Most reputable fertility clinics will include the following services as a part of your fertility clinic fee.
Your gestational carrier will be thoroughly screened by your fertility clinic — per guidelines set forth by the FDA and the ASRM — to ensure she is a good match to carry your child. These services should be included as part of your fertility clinic fee. Your surrogate, and her partner if she has one, will need to undergo a urine, drug and toxicology screening. Additional screenings include: pre-pregnancy blood work, vaccination updates, prenatal vitamin usage, drugs and alcohol screening, uterine cavity assessment, and reviews of previous pregnancies.
Your egg donor will need to undergo screenings — per guidelines set by the FDA and the ASRM — which will be covered by the costs of your fertility clinic fees. These screening include test for recessive genes that may cause certain diseases. She will also need to undergo a urine, drug and toxicology screening, and a physical exam to asses her overall health. She will also undergo a mental health evaluation and an independent counseling session to ensure she is aware of some of the rare risks associated with being an egg donor. Given all these screenings, one way to reduce your overall costs is to work with an egg donor that your fertility clinic has already screened and worked with before.
Intended fathers using IVF and surrogacy to become dads exist within a special category of FDA regulations. Because your genetic material will be used and transferred to a gestational carrier, the sperm provider — despite being the intended father — is considered a "donor" under FDA regulations. As a result, you will need to undergo several screenings, including bloodwork submitted to an FDA-approved laboratory, a physical exam, and a recessive carrier screening for genes that cause certain diseases. Your fertility clinic will help coordinate all of these screenings. Additionally, all sperm providers will undergo a semen analysis to test for fertility — and they work with you to confront any issues that arise. If you are partnered, and you both hope to contribute sperm, that will increase your costs since you will both need to undergo the screening and embryo creation process.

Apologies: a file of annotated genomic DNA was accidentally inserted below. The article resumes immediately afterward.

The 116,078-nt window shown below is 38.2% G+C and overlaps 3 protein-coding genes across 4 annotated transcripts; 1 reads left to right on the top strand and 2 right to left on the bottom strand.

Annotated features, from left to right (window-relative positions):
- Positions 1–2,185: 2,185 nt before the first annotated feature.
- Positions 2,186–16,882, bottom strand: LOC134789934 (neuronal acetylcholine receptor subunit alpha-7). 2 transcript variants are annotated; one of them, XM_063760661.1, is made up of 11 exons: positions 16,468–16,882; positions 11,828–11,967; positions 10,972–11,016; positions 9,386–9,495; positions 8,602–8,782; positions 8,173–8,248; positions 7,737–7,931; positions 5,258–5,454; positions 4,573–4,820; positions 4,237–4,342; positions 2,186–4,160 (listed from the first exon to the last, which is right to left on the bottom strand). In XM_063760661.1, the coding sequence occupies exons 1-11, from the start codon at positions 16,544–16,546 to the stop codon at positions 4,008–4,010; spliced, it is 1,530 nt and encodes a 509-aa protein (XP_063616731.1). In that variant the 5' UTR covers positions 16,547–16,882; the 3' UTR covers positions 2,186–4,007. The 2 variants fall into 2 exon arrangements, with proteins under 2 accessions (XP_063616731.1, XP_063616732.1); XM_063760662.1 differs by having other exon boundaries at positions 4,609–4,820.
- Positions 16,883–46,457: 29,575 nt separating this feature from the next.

After you've matched with an egg donor, your fertility clinic will give your donor fertility medication to induce her to develop eggs — which she will then donate to you. Your clinic will then fertilize the eggs with your sperm (and your partner's, if you have one) to create embryos. Your fertility clinic will then observe the embryos as they grow — and then freeze (or cryopreserve) viable embryos which will be transferred to your surrogate, once she has been screened and is ready for the embryo transfer. Also be aware that if you transfer more than one embryo, you will increase the likelihood of a twin pregnancy — which will also increase your costs.
Though not required, you will also have the option to request your clinic perform preimplantation genetic testing (PGT) on your embryos, prior to transferring them. The PGT test can help you determine which of your embryos has the highest chance of resulting in a successful pregnancy. This screening can also help your detect any chromosomal abnormalities that can lead to conditions such as Down’s Syndrome, as well as determine the sex of your embryos.
The fertility clinic will oversee the monitoring of your surrogate, once she is successfully pregnant, for up to 10 weeks. If your surrogate is located in a different state than your fertility clinic, as is often the case, your IVF professionals will work with a clinic local to your surrogate, who will then send the results to your clinic.